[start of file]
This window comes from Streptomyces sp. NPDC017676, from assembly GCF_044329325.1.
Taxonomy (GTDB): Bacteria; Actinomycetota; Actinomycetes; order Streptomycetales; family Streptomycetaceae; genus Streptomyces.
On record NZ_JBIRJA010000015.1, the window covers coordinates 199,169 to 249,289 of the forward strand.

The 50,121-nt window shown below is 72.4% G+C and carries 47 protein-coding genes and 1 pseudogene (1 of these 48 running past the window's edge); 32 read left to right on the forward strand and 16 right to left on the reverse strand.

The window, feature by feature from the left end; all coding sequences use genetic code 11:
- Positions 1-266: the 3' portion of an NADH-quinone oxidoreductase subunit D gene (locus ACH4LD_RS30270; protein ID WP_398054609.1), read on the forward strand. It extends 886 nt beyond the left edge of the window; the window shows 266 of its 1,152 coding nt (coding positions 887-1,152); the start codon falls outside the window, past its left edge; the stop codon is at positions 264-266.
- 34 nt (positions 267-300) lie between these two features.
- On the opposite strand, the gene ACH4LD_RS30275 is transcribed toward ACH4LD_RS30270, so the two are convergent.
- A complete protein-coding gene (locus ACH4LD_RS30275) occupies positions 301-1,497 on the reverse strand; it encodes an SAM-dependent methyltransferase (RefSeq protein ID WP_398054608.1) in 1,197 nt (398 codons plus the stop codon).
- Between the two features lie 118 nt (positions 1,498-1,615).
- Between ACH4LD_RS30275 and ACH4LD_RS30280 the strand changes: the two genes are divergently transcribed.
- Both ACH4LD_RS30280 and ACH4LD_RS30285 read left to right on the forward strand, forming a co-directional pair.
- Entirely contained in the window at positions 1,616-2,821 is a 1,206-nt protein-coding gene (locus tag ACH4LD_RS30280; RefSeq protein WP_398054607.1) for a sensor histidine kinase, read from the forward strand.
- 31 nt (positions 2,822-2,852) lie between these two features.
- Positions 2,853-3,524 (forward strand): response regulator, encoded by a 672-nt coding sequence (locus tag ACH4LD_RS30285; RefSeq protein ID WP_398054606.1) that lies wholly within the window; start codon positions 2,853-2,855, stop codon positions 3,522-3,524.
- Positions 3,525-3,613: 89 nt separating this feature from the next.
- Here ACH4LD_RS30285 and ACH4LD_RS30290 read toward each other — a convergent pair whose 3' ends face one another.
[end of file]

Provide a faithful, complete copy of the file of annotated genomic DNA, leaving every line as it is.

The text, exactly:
This window comes from Streptomyces sp. NPDC017676, from assembly GCF_044329325.1.
Taxonomy (GTDB): Bacteria; Actinomycetota; Actinomycetes; order Streptomycetales; family Streptomycetaceae; genus Streptomyces.
On record NZ_JBIRJA010000015.1, the window covers coordinates 199,169 to 249,289 of the forward strand.

The 50,121-nt window shown below is 72.4% G+C and carries 47 protein-coding genes and 1 pseudogene (1 of these 48 running past the window's edge); 32 read left to right on the forward strand and 16 right to left on the reverse strand.

The window, feature by feature from the left end; all coding sequences use genetic code 11:
- Positions 1-266: the 3' portion of an NADH-quinone oxidoreductase subunit D gene (locus ACH4LD_RS30270; protein ID WP_398054609.1), read on the forward strand. It extends 886 nt beyond the left edge of the window; the window shows 266 of its 1,152 coding nt (coding positions 887-1,152); the start codon falls outside the window, past its left edge; the stop codon is at positions 264-266.
- 34 nt (positions 267-300) lie between these two features.
- On the opposite strand, the gene ACH4LD_RS30275 is transcribed toward ACH4LD_RS30270, so the two are convergent.
- A complete protein-coding gene (locus ACH4LD_RS30275) occupies positions 301-1,497 on the reverse strand; it encodes an SAM-dependent methyltransferase (RefSeq protein ID WP_398054608.1) in 1,197 nt (398 codons plus the stop codon).
- Between the two features lie 118 nt (positions 1,498-1,615).
- Between ACH4LD_RS30275 and ACH4LD_RS30280 the strand changes: the two genes are divergently transcribed.
- Both ACH4LD_RS30280 and ACH4LD_RS30285 read left to right on the forward strand, forming a co-directional pair.
- Entirely contained in the window at positions 1,616-2,821 is a 1,206-nt protein-coding gene (locus tag ACH4LD_RS30280; RefSeq protein WP_398054607.1) for a sensor histidine kinase, read from the forward strand.
- 31 nt (positions 2,822-2,852) lie between these two features.
- Positions 2,853-3,524 (forward strand): response regulator, encoded by a 672-nt coding sequence (locus tag ACH4LD_RS30285; RefSeq protein ID WP_398054606.1) that lies wholly within the window; start codon positions 2,853-2,855, stop codon positions 3,522-3,524.
- Positions 3,525-3,613: 89 nt separating this feature from the next.
- Here ACH4LD_RS30285 and ACH4LD_RS30290 read toward each other — a convergent pair whose 3' ends face one another.